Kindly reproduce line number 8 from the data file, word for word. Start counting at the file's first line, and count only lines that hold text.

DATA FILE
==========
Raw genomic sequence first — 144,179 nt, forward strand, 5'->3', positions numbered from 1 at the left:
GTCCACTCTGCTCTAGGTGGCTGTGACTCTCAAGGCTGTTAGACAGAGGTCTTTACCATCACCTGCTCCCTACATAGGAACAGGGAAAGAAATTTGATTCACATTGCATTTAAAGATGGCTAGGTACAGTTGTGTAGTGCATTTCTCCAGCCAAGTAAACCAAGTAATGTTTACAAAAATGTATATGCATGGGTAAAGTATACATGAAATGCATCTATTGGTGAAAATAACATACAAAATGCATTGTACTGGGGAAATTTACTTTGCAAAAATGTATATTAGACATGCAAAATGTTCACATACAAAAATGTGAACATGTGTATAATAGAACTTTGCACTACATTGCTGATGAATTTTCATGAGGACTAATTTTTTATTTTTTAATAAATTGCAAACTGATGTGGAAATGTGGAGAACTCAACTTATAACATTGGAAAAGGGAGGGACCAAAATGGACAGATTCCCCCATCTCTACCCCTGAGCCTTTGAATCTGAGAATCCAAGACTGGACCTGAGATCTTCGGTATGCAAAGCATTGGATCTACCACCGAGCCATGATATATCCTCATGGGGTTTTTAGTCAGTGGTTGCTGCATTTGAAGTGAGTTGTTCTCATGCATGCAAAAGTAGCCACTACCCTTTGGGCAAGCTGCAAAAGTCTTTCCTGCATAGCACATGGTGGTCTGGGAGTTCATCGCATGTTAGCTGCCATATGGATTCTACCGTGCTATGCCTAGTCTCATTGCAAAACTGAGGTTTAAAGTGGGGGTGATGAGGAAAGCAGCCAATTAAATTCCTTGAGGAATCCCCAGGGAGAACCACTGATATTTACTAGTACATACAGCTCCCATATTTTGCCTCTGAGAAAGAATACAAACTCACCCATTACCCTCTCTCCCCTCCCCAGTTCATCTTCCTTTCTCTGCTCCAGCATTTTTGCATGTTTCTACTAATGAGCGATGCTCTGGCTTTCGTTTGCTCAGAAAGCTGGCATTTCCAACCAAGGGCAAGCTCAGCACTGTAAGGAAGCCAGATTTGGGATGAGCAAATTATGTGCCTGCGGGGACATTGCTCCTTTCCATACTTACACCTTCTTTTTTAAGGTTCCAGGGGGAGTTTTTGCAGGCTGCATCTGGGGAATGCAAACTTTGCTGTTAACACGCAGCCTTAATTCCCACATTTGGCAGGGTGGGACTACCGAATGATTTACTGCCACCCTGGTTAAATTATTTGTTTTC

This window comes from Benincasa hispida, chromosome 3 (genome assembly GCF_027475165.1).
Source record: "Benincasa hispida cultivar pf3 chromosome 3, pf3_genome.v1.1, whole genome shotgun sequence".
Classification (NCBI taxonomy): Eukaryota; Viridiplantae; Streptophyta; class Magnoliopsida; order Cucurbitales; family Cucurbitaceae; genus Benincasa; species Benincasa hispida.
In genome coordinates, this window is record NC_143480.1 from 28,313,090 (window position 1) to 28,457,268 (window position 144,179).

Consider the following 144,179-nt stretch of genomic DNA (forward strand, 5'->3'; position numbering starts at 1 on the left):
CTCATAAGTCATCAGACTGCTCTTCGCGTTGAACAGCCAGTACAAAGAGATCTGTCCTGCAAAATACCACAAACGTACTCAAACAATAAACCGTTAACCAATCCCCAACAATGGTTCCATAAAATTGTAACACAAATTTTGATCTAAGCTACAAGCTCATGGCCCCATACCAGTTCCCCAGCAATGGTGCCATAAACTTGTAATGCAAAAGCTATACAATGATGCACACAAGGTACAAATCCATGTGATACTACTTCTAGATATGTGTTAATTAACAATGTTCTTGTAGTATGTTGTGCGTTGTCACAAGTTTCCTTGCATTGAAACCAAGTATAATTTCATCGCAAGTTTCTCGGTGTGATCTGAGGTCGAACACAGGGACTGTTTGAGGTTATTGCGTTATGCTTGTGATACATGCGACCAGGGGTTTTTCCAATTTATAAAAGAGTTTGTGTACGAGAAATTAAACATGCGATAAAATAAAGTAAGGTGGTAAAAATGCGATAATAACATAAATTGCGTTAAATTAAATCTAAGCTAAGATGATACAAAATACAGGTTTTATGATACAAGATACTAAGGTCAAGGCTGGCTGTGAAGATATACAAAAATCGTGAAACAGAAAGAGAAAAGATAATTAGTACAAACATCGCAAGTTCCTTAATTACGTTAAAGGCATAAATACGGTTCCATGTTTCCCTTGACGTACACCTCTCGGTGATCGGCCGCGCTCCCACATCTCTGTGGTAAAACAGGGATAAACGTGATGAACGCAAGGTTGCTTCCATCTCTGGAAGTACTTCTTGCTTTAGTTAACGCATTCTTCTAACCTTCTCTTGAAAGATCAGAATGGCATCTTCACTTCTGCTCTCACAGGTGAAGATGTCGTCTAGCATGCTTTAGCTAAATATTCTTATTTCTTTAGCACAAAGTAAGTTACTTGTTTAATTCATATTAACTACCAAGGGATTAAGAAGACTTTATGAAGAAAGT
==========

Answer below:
CTCATAAGTCATCAGACTGCTCTTCGCGTTGAACAGCCAGTACAAAGAGATCTGTCCTGCAAAATACCACAAACGTACTCAAACAATAAACCGTTAACCAATCCCCAACAATGGTTCCATAAAATTGTAACACAAATTTTGATCTAAGCTACAAGCTCATGGCCCCATACCAGTTCCCCAGCAATGGTGCCATAAACTTGTAATGCAAAAGCTATACAATGATGCACACAAGGTACAAATCCATGTGATACTACTTCTAGATATGTGTTAATTAACAATGTTCTTGTAGTATGTTGTGCGTTGTCACAAGTTTCCTTGCATTGAAACCAAGTATAATTTCATCGCAAGTTTCTCGGTGTGATCTGAGGTCGAACACAGGGACTGTTTGAGGTTATTGCGTTATGCTTGTGATACATGCGACCAGGGGTTTTTCCAATTTATAAAAGAGTTTGTGTACGAGAAATTAAACATGCGATAAAATAAAGTAAGGTGGTAAAAATGCGATAATAACATAAATTGCGTTAAATTAAATCTAAGCTAAGATGATACAAAATACAGGTTTTATGATACAAGATACTAAGGTCAAGGCTGGCTGTGAAGATATACAAAAATCGTGAAACAGAAAGAGAAAAGATAATTAGTACAAACATCGCAAGTTCCTTAATTACGTTAAAGGCATAAATACGGTTCCATGTTTCCCTTGACGTACACCTCTCGGTGATCGGCCGCGCTCCCACATCTCTGTGGTAAAACAGGGATAAACGTGATGAACGCAAGGTTGCTTCCATCTCTGGAAGTACTTCTTGCTTTAGTTAACGCATTCTTCTAACCTTCTCTTGAAAGATCAGAATGGCATCTTCACTTCTGCTCTCACAGGTGAAGATGTCGTCTAGCATGCTTTAGCTAAATATTCTTATTTCTTTAGCACAAAGTAAGTTACTTGTTTAATTCATATTAACTACCAAGGGATTAAGAAGACTTTATGAAGAAAGT